Over four days, approximately 30 Michigan Air National Guard Airmen traveled from Michigan to Germany and then Latvia, practicing deploying for future fights.
Simulating a deployment to a contingency location, the 127th Wing’s Agile Combat Employment team practiced receiving, turning and launching A-10 Thunderbolt II aircraft in ways similar to being close to the front line of combat.
“When we travel to a contingency location, we want to get closer to the front lines so we can establish a base in order to get aircraft to and from the fight that much quicker,” said Senior Master Sgt. Adam Dittenber, 127th Maintenance Group’s ACE team lead.
Conducting this training in Latvia gives the Airmen the flexibility to test different plans of action with a state partner’s support and infrastructure. The Michigan National Guard and Latvia have been partners in the Department of Defense National Guard Bureau State Partnership Program since it began in 1993.
“Their setup is similar to ours. We can integrate with them seamlessly,” Dittenber said of the Latvian military and Lielvarde Air Base.
The ACE team includes select members from core 127th Maintenance Group fields, such as crew chiefs, avionics, sheet metal, electro-environmental, engines, ammunition and weapons. Members train to conduct their mission while the aircraft engines are running, or hot. These quick turnaround windows, referred to as integrated combat turns, can also include rapid crew swaps when the aircraft lands. The aircrews travel lightly, enabling them to travel in and out of landing sites in just about any geographic area.
“Our team is very low maintenance. We bring everything we need that can fit in two Chinooks, come out here and operate and can do this for a few days if need be,” Dittenber said.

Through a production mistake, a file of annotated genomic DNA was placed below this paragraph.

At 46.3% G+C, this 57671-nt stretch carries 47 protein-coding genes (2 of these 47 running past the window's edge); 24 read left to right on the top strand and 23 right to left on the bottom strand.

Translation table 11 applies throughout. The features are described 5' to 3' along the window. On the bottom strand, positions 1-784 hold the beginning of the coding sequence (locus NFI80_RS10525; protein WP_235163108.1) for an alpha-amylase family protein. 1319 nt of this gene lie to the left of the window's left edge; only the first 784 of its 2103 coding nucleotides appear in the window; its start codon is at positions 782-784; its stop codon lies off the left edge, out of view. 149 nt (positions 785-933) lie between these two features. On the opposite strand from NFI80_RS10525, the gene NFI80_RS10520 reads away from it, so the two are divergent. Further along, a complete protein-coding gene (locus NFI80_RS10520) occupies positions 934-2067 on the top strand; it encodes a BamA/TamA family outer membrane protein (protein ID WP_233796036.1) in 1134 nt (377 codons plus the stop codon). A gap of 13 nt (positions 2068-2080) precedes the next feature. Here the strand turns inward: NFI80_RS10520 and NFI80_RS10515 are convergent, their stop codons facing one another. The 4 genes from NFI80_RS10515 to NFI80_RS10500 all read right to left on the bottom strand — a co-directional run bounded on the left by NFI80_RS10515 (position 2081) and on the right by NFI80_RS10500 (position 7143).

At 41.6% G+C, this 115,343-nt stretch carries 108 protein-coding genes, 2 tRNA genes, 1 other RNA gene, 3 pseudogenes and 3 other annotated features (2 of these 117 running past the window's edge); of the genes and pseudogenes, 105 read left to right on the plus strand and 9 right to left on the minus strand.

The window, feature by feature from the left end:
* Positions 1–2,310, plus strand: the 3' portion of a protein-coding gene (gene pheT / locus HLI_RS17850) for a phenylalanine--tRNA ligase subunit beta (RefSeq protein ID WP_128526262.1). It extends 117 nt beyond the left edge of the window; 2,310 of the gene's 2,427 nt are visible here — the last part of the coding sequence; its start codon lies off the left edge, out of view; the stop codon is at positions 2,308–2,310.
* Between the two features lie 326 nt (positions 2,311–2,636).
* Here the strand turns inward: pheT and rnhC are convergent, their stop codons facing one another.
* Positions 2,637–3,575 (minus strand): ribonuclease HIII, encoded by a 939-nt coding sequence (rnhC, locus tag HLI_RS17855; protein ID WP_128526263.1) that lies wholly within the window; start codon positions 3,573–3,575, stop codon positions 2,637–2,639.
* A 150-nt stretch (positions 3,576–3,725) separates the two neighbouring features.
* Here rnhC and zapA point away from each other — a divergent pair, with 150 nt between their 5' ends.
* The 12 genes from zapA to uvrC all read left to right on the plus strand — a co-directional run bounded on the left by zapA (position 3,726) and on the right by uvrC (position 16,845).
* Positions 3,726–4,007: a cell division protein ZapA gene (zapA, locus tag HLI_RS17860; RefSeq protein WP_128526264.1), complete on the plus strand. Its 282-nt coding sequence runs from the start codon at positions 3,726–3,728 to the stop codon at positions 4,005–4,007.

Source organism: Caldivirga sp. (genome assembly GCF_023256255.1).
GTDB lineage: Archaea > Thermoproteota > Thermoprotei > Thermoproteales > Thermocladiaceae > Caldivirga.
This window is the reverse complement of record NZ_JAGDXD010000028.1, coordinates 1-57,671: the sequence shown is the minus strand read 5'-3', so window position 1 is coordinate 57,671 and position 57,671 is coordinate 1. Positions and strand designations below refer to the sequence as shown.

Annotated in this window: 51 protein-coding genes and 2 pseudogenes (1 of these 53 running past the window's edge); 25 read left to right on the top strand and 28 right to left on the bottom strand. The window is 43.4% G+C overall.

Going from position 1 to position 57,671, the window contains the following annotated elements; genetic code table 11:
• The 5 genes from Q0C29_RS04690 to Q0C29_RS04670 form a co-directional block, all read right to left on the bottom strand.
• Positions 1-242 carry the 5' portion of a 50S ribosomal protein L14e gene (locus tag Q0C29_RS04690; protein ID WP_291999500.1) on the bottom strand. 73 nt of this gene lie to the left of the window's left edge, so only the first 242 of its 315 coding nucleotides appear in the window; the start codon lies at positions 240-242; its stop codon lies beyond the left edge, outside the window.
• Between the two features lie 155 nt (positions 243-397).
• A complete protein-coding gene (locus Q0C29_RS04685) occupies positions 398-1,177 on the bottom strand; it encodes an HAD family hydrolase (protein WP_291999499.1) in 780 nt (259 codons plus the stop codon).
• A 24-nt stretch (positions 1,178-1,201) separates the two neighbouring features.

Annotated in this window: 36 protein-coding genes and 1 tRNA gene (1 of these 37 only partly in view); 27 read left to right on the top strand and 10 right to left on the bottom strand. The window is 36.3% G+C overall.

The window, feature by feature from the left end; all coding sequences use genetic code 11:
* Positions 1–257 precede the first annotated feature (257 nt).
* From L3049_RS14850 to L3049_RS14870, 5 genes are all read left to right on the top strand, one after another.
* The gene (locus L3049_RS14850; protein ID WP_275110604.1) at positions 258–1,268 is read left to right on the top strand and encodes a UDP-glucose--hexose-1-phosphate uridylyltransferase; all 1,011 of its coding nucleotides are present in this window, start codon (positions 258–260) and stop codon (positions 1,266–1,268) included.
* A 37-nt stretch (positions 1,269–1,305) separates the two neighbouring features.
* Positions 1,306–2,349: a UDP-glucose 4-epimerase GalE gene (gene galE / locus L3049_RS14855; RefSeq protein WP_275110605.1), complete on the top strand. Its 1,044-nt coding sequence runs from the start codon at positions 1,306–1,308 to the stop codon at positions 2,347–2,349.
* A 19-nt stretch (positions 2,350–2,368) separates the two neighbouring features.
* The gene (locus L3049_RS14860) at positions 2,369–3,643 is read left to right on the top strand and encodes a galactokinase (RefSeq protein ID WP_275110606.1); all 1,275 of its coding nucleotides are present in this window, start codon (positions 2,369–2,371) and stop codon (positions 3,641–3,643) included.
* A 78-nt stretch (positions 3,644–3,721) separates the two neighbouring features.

The ACE team is supported by non-maintenance fields such as petroleum, oil and lubricants (known as fuels), medical, intelligence, aircrew flight equipment and the fire department.
“Getting as much practice as possible and working with foreign militaries is really important,” said Senior Airman Scott St Arnaud, a POL journeyman assigned to the 127th Logistics Readiness Squadron. “If we needed to, at a moment’s notice, we could integrate seamlessly with them, and that’s the whole goal of this.”
During the training, the fuels troops oversaw “hot pit” refueling, a critical ICT task that keeps aircraft ready to immediately execute a mission. While the aircraft is running, POL pulls fuel trucks up to the plane and the acting crew chief refuels the A-10.
In a combat situation, the ACE team would get quick notice of a location to travel to and establish their landing site. This would initiate POL to coordinate fuel delivery, Airmen to pack their bags and gear and for the ammunition team to order munitions-building supplies.
“The way this goes is we get our tasker to find out where we are going, we put in the order and make sure all the munitions get delivered,” said Tech. Sgt. James Tennimon, ammunition specialist, 127th Maintenance Squadron.
Ammunition collects their tool listing, materials and munitions and heads to the site. When the ACE team arrives, bomb-building begins. When complete, the team transfers the bombs to the jet.
“Weapons troops and other qualified individuals will pick them up, load them onto the aircraft and then, off she goes,” Tennimon said.